moles and freckles - when can they cause health risks?moles and freckles - when can they cause health risks?


About Me

moles and freckles - when can they cause health risks?

I have red hair and a strong family blood line that includes Ukrainian traits. Because of this, I have both freckles and moles scattered across my body. There are times that I find a mole that looks a little weird or a freckle that seems to have changed color since I last looked. Did you know that sometimes, moles are more than just moles and freckles are more than just freckles? The truth is, when these things change colors or shapes, it could be a sign that there is a more serious problem somewhere. Go to my site to find out what I have learned to watch for to prevent serious health problems in the future.

Archive

Tags

Clear Facts About Middle-Aged Acne And Ways To Reduce Flare-Ups

Are you middle-aged and starting to notice that you have acne? People who have never had issues with acne in their younger years or those who only had a brief eruption of pimples during their adolescent years may find it hard to understand why an acne issue would start later in life. The following information will help you better understand what may be contributing to your acne flare-ups.

Hygiene Products

If you are using over-the-counter products, it is possible that some of the ingredients are contributing to your acne. This applies even if the products you are using are supposed to be effective for acne treatment. For example, some teen acne products do not work well for adult acne issues.

It is also possible that you are unknowingly using products that contain pore-clogging ingredients such as oil. Ensure that your product labels contain information such as "oil-free" or "won't clog pores."

Also, use caution with the number of products you use on your skin. Using several different products on your skin could be causing unnecessary skin irritation.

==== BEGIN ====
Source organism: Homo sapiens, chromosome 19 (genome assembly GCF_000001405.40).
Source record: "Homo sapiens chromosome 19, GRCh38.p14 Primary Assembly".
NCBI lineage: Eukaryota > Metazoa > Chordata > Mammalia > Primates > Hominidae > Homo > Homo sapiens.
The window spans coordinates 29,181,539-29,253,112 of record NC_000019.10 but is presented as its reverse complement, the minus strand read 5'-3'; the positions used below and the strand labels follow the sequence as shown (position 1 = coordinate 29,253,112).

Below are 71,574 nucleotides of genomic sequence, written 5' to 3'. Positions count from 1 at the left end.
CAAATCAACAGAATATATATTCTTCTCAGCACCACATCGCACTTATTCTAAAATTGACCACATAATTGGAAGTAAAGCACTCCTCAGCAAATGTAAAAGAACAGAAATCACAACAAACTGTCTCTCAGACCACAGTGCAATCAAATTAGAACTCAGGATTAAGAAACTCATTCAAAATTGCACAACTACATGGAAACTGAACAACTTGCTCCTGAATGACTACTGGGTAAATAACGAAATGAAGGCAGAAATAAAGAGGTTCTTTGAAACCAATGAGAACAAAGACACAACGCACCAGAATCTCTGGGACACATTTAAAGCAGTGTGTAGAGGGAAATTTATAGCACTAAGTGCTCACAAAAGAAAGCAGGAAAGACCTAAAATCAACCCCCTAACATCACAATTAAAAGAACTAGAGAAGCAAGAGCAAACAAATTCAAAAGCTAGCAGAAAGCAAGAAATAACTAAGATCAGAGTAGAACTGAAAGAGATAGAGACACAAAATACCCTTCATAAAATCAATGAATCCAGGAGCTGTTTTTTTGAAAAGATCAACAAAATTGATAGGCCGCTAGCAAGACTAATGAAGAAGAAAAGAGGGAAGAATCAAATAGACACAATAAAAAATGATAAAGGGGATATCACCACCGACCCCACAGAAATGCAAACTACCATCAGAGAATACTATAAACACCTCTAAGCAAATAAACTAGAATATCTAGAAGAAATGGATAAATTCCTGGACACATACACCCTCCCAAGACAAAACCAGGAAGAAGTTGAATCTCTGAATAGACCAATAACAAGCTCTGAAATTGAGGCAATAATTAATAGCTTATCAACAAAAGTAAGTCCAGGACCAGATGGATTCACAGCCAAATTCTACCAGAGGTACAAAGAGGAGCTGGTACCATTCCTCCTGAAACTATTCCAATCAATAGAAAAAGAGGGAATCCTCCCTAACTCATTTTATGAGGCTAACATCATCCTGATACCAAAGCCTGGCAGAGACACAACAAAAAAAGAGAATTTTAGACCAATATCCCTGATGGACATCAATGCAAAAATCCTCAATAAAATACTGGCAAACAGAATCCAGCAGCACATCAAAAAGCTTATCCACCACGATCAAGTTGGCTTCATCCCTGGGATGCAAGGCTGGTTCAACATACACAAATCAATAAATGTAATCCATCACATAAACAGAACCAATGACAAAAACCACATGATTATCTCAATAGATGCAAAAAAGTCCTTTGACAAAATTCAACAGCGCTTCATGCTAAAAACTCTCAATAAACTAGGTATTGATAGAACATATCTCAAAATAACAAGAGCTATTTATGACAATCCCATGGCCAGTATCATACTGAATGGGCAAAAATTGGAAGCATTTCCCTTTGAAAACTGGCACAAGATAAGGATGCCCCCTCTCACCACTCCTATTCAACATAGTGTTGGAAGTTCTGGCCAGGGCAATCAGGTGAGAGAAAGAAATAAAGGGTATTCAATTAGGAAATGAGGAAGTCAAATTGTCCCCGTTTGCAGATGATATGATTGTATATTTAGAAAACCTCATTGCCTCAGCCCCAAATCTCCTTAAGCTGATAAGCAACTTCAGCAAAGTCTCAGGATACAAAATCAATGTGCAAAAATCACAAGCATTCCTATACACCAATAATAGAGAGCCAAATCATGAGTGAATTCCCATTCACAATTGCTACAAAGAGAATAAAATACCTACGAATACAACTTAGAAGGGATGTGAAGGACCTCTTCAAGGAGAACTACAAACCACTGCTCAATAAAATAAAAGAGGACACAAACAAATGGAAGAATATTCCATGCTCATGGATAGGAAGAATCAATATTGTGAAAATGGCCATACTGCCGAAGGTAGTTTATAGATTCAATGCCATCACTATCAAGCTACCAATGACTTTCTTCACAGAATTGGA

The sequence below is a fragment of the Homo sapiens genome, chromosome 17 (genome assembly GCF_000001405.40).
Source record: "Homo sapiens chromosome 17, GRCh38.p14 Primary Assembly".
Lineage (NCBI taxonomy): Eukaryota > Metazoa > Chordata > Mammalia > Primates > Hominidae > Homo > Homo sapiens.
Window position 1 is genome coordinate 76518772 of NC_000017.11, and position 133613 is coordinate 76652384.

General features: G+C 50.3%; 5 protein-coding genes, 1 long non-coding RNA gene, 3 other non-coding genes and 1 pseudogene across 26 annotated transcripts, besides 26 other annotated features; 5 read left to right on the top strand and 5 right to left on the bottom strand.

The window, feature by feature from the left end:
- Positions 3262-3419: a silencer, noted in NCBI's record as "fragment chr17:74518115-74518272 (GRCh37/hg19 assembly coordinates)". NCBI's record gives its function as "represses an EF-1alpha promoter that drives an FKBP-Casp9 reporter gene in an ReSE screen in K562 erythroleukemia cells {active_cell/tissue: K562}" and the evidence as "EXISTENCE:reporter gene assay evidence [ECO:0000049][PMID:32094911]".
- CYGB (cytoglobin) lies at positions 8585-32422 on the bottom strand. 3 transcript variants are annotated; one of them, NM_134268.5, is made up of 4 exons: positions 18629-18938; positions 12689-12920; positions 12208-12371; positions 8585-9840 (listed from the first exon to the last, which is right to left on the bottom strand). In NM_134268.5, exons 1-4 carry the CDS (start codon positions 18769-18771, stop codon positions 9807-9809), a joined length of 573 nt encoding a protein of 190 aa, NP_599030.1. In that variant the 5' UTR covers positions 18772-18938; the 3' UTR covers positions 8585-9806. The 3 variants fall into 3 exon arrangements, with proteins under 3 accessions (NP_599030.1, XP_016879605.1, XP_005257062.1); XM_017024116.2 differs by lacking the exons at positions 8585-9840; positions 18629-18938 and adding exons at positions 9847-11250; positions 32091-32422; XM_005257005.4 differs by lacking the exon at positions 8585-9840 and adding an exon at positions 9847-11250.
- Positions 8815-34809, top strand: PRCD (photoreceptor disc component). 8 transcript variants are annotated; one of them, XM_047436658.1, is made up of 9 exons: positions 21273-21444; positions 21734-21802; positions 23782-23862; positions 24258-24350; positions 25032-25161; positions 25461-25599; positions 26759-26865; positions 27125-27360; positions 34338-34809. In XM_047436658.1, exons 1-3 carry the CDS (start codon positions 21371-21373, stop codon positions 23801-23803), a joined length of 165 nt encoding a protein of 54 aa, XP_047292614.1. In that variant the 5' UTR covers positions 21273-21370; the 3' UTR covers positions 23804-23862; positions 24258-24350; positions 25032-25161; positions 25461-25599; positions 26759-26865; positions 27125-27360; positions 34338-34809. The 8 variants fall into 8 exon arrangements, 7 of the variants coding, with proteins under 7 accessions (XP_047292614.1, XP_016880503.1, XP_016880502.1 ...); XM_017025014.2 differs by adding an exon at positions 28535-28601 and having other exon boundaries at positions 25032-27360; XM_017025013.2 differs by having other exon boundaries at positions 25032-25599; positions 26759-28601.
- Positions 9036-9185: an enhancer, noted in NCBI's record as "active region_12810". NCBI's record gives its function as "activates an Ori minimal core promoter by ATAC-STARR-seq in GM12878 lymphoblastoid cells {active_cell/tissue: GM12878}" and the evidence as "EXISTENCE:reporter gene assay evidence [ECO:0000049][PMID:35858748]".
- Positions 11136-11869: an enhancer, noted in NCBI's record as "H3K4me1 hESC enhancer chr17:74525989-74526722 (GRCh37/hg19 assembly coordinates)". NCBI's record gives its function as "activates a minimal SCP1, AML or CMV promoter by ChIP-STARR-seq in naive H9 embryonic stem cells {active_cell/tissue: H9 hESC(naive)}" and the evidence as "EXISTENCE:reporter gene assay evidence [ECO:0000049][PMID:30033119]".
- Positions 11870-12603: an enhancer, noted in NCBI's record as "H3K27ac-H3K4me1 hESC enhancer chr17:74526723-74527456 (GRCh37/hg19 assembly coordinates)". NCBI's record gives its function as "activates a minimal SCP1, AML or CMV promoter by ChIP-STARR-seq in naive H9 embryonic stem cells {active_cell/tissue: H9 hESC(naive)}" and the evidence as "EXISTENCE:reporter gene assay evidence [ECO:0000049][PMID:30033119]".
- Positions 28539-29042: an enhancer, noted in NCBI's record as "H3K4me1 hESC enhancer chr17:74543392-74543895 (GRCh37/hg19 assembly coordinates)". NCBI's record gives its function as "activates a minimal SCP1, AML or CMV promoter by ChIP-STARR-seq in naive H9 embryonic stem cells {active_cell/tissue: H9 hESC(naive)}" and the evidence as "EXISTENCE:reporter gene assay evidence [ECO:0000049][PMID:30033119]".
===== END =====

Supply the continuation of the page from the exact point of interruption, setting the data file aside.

Hormonal Issues

During the middle-aged years, hormonal imbalances may occur. Women who are menopausal might be more likely to notice these changes because a number of other bodily changes may occur during the same time that the acne issues present themselves. For example, some women may notice facial hair. 

Problem Foods

If you have eaten virtually anything you wanted most of your life, you might find it hard to accept that the foods you eat could be contributing to your acne. Look at the foods that you regularly consume. Then try to eliminate or reduce your intake of processed foods, fatty meats, and processed sugar, all of which can cause skin issues. Replace these foods with whole foods, fruits and vegetables, lean cuts of meat, and fish. Explore natural sweetener options such as honey, stevia, or date sugar.

Sleep Habits

Your acne could also be partially related to not getting enough sleep, which may lead to irritability or stress. Try developing a bedtime regimen complete with a target time for going to bed. Also, try a calming routine such as quiet time for 30 minutes, which may help you fall asleep faster. For example, if you go to bed immediately after watching an action-packed show on television, it may be harder for you to fall asleep.

A dermatologist is the best resource to use for middle-aged acne. They can help you determine which acne treatment approaches may be best for your situation. A combination of treatments, cleansing regimens or therapy may need to be applied for some individuals. For example, a person whose acne is the result of stress, oily skin and hormonal imbalance may benefit from a nightly skin cleaning regimen, hormone supplements and therapeutic intervention for stress management.